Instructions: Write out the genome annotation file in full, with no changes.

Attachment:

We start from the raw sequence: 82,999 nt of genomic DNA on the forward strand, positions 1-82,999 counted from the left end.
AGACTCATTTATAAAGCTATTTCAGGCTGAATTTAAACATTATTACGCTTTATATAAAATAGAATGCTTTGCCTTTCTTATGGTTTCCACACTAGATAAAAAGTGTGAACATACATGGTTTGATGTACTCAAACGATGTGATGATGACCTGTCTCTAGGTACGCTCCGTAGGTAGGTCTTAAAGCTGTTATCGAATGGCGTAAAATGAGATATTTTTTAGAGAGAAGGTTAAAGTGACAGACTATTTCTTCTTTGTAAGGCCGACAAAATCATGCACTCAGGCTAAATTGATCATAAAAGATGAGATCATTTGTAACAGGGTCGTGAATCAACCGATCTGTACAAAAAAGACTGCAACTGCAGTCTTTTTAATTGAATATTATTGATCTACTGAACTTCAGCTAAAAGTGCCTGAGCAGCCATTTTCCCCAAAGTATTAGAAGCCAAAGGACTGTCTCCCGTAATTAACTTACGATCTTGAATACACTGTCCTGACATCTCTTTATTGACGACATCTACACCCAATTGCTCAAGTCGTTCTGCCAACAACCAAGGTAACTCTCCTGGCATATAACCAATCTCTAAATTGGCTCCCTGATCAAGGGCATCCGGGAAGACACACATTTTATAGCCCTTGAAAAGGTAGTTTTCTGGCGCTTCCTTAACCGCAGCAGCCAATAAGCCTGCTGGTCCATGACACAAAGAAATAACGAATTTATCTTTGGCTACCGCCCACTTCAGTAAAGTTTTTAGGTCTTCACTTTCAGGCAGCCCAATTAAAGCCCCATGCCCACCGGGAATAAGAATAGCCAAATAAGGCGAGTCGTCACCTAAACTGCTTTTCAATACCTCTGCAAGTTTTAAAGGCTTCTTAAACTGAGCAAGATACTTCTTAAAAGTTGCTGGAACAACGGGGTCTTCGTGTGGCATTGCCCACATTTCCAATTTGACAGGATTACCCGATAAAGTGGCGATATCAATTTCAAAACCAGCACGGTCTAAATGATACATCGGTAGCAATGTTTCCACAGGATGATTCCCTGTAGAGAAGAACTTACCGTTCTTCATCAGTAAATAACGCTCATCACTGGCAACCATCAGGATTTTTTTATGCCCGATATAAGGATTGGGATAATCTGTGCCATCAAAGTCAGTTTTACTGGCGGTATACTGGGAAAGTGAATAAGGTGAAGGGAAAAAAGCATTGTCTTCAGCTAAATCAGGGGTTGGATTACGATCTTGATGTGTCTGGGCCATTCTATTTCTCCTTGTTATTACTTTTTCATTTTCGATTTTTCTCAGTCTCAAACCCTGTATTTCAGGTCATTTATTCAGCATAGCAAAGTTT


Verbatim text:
We start from the raw sequence: 82,999 nt of genomic DNA on the forward strand, positions 1-82,999 counted from the left end.
AGACTCATTTATAAAGCTATTTCAGGCTGAATTTAAACATTATTACGCTTTATATAAAATAGAATGCTTTGCCTTTCTTATGGTTTCCACACTAGATAAAAAGTGTGAACATACATGGTTTGATGTACTCAAACGATGTGATGATGACCTGTCTCTAGGTACGCTCCGTAGGTAGGTCTTAAAGCTGTTATCGAATGGCGTAAAATGAGATATTTTTTAGAGAGAAGGTTAAAGTGACAGACTATTTCTTCTTTGTAAGGCCGACAAAATCATGCACTCAGGCTAAATTGATCATAAAAGATGAGATCATTTGTAACAGGGTCGTGAATCAACCGATCTGTACAAAAAAGACTGCAACTGCAGTCTTTTTAATTGAATATTATTGATCTACTGAACTTCAGCTAAAAGTGCCTGAGCAGCCATTTTCCCCAAAGTATTAGAAGCCAAAGGACTGTCTCCCGTAATTAACTTACGATCTTGAATACACTGTCCTGACATCTCTTTATTGACGACATCTACACCCAATTGCTCAAGTCGTTCTGCCAACAACCAAGGTAACTCTCCTGGCATATAACCAATCTCTAAATTGGCTCCCTGATCAAGGGCATCCGGGAAGACACACATTTTATAGCCCTTGAAAAGGTAGTTTTCTGGCGCTTCCTTAACCGCAGCAGCCAATAAGCCTGCTGGTCCATGACACAAAGAAATAACGAATTTATCTTTGGCTACCGCCCACTTCAGTAAAGTTTTTAGGTCTTCACTTTCAGGCAGCCCAATTAAAGCCCCATGCCCACCGGGAATAAGAATAGCCAAATAAGGCGAGTCGTCACCTAAACTGCTTTTCAATACCTCTGCAAGTTTTAAAGGCTTCTTAAACTGAGCAAGATACTTCTTAAAAGTTGCTGGAACAACGGGGTCTTCGTGTGGCATTGCCCACATTTCCAATTTGACAGGATTACCCGATAAAGTGGCGATATCAATTTCAAAACCAGCACGGTCTAAATGATACATCGGTAGCAATGTTTCCACAGGATGATTCCCTGTAGAGAAGAACTTACCGTTCTTCATCAGTAAATAACGCTCATCACTGGCAACCATCAGGATTTTTTTATGCCCGATATAAGGATTGGGATAATCTGTGCCATCAAAGTCAGTTTTACTGGCGGTATACTGGGAAAGTGAATAAGGTGAAGGGAAAAAAGCATTGTCTTCAGCTAAATCAGGGGTTGGATTACGATCTTGATGTGTCTGGGCCATTCTATTTCTCCTTGTTATTACTTTTTCATTTTCGATTTTTCTCAGTCTCAAACCCTGTATTTCAGGTCATTTATTCAGCATAGCAAAGTTT